Sunday, September 2, 2012

The Secret Migration

Kenn Kaufman had a great article in my print copy of the newest Bird Watcher's Digest. In it he talked about the 'secret' migration season, the one right now that no one pays any attention to. I'm not going to summarize it but just suggest that you read it yourself. A quick look at the web site didn't find it but if it's not there you can always subscribe or pick up a copy at newstands, assuming they still exist in this for-better-or-worse digital age.

The secret migration is something I've been talking about in some recent posts. It's what helps to get me out in what seems like an enervated time, the end of summer. There are probably many reasons not go  go birding now but for us we know that we may find shorebirds, warblers, flycatchers, hawks(like the osprey today) and who knows what else.

I was at Morris Arboretum mid-week and found three Solitary Sandpipers. One of them is above in a small 7x10 inch watercolor. I may do more with it but probably very little. As usual I don't want to mess it up. Of course by tomorrow fresh eyes may convince me that I just can't leave it as is.(Well a day later and I had to make a few tweaks. The new version has now replaced the old one at top.)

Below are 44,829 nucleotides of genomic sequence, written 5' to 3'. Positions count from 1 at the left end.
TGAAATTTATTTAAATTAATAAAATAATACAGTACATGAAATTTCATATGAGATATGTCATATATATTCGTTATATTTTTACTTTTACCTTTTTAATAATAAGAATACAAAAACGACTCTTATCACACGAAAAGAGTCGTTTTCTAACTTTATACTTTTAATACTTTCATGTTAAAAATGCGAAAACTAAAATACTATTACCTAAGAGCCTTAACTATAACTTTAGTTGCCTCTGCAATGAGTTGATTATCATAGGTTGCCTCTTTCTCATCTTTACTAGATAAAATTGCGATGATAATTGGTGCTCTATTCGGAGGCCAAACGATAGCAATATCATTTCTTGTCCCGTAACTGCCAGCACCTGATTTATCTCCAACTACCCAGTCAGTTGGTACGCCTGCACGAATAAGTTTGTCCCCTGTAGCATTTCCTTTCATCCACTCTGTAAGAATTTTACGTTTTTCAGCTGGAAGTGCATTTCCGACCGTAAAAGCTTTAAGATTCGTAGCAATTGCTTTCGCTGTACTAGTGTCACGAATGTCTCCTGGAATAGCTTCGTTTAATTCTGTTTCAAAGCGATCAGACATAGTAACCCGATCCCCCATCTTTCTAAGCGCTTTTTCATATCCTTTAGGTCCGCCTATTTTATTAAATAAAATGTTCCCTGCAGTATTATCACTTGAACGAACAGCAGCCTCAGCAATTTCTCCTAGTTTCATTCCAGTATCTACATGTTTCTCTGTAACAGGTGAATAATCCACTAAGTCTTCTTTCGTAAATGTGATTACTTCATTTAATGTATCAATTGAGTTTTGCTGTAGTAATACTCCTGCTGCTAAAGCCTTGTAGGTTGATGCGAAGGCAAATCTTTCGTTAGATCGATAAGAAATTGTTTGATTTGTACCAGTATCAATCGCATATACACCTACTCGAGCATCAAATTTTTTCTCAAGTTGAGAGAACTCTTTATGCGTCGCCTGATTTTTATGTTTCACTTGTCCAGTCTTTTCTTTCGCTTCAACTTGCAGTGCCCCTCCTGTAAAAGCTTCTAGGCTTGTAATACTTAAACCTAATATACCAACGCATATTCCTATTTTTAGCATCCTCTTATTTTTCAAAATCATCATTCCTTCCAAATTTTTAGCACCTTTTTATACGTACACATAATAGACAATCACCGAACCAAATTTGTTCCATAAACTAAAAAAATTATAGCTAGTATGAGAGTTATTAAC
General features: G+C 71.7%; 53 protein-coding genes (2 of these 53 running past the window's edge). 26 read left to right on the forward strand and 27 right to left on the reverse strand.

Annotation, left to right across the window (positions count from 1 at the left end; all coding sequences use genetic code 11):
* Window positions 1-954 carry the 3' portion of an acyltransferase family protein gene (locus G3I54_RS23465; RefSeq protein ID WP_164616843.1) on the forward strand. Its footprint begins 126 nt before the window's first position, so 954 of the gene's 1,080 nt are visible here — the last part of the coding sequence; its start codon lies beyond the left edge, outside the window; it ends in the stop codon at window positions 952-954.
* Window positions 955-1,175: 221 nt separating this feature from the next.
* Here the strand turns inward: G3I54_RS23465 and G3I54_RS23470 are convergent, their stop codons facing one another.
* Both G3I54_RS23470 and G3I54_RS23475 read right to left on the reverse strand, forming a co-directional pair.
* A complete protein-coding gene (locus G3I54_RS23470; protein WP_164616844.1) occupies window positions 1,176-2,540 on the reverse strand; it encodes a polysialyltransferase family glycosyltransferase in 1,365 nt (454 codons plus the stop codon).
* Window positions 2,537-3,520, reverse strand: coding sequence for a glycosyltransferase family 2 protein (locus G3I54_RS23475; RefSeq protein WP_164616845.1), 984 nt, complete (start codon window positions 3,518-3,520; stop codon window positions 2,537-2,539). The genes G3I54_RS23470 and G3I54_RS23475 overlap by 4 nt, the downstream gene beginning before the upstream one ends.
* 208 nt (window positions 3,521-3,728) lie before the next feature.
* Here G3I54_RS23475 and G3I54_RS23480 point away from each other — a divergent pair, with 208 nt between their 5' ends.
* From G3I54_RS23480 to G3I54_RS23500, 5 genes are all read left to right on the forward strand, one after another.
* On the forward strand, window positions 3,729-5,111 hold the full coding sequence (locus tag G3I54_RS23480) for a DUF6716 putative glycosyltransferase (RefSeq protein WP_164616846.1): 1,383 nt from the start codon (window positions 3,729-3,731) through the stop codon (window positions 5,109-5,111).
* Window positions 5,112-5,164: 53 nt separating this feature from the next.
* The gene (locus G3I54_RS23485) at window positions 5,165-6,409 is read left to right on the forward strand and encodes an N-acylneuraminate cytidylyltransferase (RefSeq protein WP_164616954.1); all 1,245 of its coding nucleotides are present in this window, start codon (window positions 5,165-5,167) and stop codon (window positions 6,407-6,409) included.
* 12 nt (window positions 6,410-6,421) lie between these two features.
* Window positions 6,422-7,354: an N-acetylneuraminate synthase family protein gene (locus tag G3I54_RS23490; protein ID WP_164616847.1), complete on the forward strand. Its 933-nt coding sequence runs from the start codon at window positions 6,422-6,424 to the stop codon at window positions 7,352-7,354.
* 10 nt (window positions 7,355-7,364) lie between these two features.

It can take me a long time to do artwork. I can think and plan it to death. Often it's better to just start and learn from what happens rather than trying to  plan perfection from the start. That's pretty  much what I did here.

I spent a lot of time sketching three Solitary Sandpipers at Morris the other day.  Inevitably though  I realized that I got something wrong when I looked  at my collection of photos I've taken. The more detailed one above is pretty good but I finally decided I'd use a similar photo as the basis for this watercolor. It may not seem so but it really is informed by all the time I spent sketching these sandpipers earlier this week. Field sketching is as much  about looking and seeing as it is about getting something down on paper. There is a tremendous amount of learning that goes on. That learning continues when I eventually do a more developed work in the studio. In fact one reason to do more finished work is to try to consolidate, and perhaps remember, all that  I've learned. If  I'm happy with the results it's particularly satisfying.

Also on the pages above are a Northern Rough-winged Swallow, immature American Redstart and poorly remembered Nashville Warbler. Both the Redstart and the Nashville were drawn from memory 30-60 minutes after seeing them. This isn't the ideal way to do things but warblers move so quickly that  often when I see them I'll give up on sketching them because they're here and gone so quickly. Then in a quiet period later, especially if I happen to be sitting down, I'll decide to try  them anyway, just putting down what I remember. What I distinctly remembered about the Nashville were the bright yellow  belly and undertail coverts. What I  forgot was just how much of  the head and back is blue-gray. Much more of the head than I remembered it turns out.

So something gone awry with it but still a very fruitful time outside in the secret migration season and also later in the studio.

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